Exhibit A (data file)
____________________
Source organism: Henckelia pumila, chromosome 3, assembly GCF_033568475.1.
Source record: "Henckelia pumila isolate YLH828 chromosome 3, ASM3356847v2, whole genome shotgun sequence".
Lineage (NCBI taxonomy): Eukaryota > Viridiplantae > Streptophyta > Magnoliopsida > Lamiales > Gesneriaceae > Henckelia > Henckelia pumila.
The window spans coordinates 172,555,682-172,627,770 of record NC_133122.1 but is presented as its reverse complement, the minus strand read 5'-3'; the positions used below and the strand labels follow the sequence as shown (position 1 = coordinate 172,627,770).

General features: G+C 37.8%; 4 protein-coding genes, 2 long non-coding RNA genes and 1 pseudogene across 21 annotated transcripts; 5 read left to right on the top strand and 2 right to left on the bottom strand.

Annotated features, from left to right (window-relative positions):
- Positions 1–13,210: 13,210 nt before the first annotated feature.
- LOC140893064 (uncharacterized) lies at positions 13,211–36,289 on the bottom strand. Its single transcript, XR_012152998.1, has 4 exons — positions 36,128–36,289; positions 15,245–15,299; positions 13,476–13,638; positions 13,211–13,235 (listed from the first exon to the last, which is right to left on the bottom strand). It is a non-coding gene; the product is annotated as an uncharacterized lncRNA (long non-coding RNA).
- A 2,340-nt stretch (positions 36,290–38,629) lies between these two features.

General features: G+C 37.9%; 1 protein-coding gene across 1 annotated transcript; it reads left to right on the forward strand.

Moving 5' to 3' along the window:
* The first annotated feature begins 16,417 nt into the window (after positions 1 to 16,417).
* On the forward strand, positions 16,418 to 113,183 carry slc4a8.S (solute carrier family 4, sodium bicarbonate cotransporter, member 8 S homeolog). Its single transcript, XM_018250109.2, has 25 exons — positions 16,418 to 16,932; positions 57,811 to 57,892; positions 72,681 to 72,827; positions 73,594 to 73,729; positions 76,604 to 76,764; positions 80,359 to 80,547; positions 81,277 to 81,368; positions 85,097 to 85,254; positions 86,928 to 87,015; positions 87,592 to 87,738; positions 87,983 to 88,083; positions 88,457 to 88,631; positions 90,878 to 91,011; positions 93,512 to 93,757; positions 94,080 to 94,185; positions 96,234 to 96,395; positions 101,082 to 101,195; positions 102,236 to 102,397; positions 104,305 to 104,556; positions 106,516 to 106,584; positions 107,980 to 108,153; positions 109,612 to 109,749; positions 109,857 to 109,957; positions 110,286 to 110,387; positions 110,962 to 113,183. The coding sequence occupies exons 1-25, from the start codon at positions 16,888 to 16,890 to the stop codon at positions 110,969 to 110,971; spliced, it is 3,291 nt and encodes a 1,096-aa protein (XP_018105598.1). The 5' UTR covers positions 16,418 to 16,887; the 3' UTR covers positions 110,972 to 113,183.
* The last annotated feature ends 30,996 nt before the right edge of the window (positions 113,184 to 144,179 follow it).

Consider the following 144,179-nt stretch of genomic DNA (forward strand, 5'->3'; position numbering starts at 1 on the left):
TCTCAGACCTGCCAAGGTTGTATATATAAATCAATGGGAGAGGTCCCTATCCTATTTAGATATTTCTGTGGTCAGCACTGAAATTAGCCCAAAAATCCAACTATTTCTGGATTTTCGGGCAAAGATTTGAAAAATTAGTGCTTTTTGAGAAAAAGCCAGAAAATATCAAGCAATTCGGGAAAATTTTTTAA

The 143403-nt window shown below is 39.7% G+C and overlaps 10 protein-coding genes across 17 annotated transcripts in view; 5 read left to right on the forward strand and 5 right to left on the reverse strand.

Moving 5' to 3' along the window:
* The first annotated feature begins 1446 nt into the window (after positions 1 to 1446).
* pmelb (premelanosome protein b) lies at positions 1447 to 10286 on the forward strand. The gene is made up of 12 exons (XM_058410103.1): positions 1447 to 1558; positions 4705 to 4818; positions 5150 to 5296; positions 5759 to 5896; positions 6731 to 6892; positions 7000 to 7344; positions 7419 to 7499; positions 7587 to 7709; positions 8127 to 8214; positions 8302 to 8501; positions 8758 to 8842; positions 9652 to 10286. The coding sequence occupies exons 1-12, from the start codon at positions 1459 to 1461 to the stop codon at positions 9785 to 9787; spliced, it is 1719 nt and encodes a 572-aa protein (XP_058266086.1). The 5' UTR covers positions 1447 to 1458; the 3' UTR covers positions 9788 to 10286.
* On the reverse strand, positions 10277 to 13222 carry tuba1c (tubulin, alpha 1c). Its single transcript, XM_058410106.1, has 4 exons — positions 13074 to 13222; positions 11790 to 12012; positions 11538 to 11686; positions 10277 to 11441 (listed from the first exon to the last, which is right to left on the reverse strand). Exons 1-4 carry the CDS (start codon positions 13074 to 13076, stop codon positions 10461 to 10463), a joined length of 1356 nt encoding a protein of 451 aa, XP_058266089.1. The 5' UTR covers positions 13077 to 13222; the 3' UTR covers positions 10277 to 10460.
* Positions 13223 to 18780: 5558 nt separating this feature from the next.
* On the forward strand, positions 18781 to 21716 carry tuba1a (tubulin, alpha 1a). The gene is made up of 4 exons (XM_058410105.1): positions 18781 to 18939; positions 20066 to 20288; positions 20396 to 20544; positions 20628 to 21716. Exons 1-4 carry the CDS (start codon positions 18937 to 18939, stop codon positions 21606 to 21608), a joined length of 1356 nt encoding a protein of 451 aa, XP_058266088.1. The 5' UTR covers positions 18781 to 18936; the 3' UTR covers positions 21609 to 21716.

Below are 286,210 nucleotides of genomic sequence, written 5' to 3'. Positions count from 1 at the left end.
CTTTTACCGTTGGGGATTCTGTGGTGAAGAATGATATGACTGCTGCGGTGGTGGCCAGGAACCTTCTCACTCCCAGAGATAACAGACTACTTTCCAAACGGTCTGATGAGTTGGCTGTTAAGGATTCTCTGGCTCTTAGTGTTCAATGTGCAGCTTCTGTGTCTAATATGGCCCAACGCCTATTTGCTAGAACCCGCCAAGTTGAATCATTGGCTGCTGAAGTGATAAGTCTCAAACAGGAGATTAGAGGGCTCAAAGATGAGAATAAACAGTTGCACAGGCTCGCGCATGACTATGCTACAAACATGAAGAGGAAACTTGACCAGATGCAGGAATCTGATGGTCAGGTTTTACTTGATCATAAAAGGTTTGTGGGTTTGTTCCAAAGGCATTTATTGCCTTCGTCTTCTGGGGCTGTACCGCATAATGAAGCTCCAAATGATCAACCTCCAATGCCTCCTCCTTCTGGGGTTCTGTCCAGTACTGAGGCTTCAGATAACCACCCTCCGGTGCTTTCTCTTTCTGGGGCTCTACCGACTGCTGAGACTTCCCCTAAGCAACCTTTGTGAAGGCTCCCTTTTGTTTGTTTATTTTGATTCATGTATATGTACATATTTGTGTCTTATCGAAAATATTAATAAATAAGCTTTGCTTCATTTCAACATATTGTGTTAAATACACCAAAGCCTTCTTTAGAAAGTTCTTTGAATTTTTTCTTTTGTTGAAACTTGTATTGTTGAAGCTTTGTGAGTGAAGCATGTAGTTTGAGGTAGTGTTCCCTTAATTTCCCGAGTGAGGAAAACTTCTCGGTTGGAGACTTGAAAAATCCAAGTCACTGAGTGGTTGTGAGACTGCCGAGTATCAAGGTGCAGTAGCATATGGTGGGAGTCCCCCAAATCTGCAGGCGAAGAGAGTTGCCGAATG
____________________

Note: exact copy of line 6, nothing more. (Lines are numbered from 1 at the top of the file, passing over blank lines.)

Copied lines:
Annotated features, from left to right (window-relative positions):